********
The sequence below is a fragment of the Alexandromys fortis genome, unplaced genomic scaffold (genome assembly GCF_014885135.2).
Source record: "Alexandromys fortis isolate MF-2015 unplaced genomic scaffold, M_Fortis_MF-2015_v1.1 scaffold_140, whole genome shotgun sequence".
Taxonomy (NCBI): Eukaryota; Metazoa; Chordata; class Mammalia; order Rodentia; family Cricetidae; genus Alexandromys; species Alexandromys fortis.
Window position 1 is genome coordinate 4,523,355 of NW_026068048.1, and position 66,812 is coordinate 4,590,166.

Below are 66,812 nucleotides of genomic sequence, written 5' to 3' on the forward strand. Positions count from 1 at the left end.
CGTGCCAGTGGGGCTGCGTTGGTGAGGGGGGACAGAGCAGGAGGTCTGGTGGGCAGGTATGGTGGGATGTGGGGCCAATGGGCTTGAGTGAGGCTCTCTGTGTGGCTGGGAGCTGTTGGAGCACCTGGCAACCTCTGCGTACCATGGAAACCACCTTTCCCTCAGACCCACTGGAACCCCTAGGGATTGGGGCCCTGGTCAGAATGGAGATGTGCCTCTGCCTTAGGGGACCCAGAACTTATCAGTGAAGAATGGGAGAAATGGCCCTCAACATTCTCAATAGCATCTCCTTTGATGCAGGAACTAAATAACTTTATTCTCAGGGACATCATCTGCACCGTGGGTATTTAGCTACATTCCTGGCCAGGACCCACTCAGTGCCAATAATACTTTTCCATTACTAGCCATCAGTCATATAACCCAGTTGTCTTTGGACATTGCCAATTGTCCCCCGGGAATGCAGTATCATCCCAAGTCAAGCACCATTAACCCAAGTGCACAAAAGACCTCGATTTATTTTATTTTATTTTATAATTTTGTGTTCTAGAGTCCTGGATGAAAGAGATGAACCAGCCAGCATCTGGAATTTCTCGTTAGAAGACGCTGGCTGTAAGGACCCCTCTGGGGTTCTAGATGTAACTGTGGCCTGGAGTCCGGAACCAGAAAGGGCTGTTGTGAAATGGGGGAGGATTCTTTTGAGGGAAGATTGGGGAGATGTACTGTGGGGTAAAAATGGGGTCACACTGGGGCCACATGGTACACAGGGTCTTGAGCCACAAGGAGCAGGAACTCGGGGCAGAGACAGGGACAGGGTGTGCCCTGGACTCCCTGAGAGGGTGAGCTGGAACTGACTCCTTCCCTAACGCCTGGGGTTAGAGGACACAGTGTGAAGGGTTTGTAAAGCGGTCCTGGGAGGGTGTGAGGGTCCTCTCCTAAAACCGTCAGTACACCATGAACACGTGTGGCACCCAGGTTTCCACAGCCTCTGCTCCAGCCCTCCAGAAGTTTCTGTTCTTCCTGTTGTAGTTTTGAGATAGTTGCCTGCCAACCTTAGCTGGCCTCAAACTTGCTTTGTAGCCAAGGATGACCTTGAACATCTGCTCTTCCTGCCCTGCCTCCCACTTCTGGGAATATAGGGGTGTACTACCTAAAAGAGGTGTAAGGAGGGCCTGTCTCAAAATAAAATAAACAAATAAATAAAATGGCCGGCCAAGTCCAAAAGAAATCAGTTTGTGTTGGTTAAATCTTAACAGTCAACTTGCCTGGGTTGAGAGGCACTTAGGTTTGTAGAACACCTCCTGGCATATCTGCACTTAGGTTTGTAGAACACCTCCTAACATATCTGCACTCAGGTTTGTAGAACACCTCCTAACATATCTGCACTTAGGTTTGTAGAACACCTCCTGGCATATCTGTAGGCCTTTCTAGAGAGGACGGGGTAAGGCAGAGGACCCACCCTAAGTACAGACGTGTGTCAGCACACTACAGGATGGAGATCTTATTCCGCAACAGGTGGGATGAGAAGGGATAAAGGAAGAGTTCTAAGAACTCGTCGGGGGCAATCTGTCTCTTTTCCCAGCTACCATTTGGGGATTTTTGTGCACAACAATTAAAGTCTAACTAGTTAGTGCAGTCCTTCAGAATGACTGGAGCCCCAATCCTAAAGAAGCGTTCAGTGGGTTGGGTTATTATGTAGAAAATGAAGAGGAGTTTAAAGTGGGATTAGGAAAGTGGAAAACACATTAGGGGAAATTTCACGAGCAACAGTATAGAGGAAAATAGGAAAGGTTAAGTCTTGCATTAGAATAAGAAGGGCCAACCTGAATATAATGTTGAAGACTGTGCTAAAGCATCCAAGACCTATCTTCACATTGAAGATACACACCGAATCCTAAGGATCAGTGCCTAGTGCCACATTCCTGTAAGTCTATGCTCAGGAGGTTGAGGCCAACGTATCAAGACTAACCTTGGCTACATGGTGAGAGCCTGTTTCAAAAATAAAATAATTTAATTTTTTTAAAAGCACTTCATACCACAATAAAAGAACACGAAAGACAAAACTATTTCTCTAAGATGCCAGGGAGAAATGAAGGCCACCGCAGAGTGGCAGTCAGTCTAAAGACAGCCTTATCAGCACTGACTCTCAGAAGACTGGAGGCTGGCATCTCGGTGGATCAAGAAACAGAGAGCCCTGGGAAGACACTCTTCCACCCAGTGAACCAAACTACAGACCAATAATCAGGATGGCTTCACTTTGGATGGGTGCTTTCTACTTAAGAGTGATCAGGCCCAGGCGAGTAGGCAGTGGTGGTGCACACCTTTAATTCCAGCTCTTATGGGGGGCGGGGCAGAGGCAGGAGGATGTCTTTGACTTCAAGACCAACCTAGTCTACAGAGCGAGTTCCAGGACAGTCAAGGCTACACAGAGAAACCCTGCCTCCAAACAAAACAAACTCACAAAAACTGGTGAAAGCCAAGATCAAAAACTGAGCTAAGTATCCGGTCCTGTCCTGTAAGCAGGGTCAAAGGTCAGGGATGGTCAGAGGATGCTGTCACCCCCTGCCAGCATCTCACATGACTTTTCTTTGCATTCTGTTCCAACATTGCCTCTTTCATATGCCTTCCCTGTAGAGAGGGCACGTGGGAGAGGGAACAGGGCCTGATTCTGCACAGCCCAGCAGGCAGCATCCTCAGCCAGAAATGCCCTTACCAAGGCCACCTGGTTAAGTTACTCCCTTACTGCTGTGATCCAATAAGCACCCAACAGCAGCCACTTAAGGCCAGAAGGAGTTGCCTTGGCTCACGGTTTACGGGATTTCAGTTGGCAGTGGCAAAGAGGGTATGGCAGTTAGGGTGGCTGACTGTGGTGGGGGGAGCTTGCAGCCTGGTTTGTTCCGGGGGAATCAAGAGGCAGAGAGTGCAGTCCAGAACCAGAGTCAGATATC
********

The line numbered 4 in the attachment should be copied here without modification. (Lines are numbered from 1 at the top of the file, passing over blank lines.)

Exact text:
Window position 1 is genome coordinate 4,523,355 of NW_026068048.1, and position 66,812 is coordinate 4,590,166.